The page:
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Sleep in Children: Developmental Changes in Sleep Patterns

2nd Edition, February 19, 2008

Complete Document

Detail Summary

Active, Most Current

Additional Comments:
ISBN: 978-1-4200-6081-2
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Product Details:

  • Revision: 2nd Edition, February 19, 2008
  • Published Date: February 19, 2008
  • Status: Active, Most Current
  • Document Language: English
  • Published By: CRC Press (CRC)
  • Page Count: 434
  • ANSI Approved: No
  • DoD Adopted: No

Description / Abstract:


Depending on age, infants and children spend one- to two-thirds of their life asleep. Despite this, very little attention was paid until recently to understanding both normal sleep and sleep-related abnormalities during development. However, the last few years have seen burgeoning research and publications in this area. Important developments have occurred in the field since the publication of the first edition of this book in 2000. Thus, the book has been totally revised. The basis of the book remains rigorously conducted scientific research. The chapters have been authored by an international group of outstanding scientists. As several clinical pediatric sleep books have been published since the first edition of this book, we have shifted the focus of the book away from some of the more clinically oriented chapters toward developmental physiology. In addition, we have divided the book into two volumes to accommodate the increased amount of literature that is now available. One volume concentrates on sleep alone, and the other on breathing during sleep. It should be noted, however, that not all chapters could be so neatly categorized, and thus the two volumes are synergistic.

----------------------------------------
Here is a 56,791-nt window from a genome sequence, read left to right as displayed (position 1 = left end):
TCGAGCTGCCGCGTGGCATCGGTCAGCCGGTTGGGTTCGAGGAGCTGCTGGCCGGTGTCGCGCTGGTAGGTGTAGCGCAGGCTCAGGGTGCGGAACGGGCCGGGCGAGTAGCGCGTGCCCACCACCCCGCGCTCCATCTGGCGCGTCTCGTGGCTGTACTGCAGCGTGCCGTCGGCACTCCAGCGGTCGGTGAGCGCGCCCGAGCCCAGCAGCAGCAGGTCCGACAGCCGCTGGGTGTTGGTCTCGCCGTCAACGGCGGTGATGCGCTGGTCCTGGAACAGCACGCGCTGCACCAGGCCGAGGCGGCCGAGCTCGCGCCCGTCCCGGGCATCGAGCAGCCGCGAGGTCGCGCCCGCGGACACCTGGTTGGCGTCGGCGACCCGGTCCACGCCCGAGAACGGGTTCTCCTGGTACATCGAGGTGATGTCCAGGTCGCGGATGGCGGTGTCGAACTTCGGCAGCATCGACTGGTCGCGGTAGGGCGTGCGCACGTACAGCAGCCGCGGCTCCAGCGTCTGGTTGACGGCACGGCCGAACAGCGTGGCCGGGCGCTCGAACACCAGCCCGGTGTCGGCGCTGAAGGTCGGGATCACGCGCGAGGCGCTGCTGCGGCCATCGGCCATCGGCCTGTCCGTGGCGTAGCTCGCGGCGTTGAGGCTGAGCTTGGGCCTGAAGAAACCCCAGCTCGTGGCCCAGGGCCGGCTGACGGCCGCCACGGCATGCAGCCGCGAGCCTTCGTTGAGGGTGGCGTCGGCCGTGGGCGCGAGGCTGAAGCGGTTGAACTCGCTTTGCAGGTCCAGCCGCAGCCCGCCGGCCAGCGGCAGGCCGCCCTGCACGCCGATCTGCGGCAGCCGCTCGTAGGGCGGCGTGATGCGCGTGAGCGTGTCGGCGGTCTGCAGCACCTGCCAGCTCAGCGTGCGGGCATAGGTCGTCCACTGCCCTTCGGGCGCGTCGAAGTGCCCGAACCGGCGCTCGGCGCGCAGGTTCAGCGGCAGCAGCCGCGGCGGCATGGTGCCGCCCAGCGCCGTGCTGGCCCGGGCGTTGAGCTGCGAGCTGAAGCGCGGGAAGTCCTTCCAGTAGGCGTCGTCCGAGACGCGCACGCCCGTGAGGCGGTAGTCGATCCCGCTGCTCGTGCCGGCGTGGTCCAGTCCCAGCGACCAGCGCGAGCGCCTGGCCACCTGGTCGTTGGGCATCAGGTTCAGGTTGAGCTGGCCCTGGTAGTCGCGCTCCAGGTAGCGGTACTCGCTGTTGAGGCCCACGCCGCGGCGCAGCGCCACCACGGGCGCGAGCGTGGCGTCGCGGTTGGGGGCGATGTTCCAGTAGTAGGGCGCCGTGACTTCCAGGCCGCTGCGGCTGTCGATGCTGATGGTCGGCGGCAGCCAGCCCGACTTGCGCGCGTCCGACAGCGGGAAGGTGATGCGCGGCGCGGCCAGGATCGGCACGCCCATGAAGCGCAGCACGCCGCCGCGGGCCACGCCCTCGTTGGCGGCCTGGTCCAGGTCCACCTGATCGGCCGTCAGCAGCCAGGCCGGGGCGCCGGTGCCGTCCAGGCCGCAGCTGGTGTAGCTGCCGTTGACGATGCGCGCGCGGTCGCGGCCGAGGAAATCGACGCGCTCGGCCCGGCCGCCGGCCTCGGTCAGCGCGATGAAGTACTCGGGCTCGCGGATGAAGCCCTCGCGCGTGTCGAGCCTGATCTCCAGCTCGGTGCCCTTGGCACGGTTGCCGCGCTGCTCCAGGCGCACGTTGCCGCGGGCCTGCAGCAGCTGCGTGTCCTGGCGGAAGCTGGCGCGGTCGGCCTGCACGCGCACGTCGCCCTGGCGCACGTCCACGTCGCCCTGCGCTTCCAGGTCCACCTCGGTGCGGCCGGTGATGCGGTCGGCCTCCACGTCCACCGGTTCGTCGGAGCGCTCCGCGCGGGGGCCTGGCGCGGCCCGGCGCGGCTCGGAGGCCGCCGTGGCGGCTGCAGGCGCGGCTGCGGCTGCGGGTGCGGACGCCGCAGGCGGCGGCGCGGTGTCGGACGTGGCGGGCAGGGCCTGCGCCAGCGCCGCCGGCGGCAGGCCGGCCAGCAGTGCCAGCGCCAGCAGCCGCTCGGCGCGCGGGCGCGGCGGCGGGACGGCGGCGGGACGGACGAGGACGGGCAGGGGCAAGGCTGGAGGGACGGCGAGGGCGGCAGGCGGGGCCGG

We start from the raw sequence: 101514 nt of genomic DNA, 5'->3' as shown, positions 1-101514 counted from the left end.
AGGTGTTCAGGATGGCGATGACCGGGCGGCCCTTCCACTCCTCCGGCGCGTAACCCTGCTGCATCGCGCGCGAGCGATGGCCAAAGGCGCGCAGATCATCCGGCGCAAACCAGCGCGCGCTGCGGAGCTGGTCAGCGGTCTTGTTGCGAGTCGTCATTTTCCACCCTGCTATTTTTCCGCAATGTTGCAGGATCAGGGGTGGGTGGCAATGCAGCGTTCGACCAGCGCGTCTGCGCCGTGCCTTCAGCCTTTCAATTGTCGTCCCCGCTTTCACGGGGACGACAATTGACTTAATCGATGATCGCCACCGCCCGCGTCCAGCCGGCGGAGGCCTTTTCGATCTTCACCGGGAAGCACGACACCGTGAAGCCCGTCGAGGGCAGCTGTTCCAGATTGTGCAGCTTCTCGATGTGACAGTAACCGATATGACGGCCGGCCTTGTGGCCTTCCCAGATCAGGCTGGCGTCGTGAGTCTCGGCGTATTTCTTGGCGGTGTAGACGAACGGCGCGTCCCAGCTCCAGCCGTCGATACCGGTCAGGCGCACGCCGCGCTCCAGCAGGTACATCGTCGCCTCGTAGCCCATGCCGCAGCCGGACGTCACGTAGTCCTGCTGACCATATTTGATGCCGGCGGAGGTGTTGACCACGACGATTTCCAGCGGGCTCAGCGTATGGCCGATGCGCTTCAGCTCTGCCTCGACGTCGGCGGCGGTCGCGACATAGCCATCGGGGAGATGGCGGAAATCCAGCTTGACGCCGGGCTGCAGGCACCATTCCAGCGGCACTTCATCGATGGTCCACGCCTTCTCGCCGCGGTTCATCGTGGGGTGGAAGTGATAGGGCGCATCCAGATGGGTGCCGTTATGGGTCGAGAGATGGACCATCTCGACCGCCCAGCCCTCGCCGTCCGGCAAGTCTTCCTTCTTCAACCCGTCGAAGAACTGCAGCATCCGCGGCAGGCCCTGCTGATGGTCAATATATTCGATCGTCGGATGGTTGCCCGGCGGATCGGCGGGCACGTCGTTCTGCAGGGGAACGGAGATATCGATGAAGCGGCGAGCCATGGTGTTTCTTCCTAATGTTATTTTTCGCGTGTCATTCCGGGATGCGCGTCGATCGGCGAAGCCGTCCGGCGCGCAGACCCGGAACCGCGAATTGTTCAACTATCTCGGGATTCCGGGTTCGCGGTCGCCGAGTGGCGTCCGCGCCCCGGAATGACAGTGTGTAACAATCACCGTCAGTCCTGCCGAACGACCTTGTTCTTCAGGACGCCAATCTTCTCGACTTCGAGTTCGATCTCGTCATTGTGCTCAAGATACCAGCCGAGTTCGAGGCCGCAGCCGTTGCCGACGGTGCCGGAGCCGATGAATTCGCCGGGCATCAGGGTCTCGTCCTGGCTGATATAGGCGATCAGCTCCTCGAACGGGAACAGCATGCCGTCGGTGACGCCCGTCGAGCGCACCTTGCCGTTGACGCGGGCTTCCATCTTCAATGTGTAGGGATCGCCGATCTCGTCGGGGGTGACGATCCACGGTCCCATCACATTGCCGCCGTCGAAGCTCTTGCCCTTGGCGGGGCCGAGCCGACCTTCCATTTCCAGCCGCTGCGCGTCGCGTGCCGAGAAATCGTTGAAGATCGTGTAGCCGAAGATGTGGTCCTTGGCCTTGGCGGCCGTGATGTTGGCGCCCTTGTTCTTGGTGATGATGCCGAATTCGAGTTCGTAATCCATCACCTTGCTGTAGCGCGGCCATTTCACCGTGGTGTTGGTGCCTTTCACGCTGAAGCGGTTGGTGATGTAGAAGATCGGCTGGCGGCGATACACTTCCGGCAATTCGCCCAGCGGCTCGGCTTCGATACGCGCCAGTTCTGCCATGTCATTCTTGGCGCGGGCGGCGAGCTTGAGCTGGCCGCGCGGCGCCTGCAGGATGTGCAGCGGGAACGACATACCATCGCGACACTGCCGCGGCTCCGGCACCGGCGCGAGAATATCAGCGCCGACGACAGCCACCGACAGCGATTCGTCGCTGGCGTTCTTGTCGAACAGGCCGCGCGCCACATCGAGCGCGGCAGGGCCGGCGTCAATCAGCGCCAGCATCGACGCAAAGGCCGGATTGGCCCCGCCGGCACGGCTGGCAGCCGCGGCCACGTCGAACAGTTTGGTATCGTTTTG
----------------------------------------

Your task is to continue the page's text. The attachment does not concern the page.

This volume is devoted to sleep per se, and its changes with development. There are profound changes in sleep and circadian rhythm during growth and maturation. Sleep is particularly important in children because of its putative role in consolidating memory and other neurocognitive functions, and the parents of a young child can easily describe the effects of sleep deprivation. This volume covers normal changes in sleep during development, important behavioral aspects of sleep, cultural effects on sleep, and nonrespiratory sleep-related disorders. The concluding section reviews new techniques that are currently being used in sleep-related research.

The success of the book depends, of course, on the quality of the individual contributors. We therefore want to thank the many authors who have contributed to the book. They are all leaders in the field and, as such, have many demands on their time. Nevertheless, as the reader will appreciate, they have devoted time and energy into writing outstanding chapters.

We would like to dedicate this book to the children and families who have willingly participated in sleep research experiments. Without them, this book would not exist.

We thank Mary Anne Cornaglia for her invaluable assistance with the book preparation.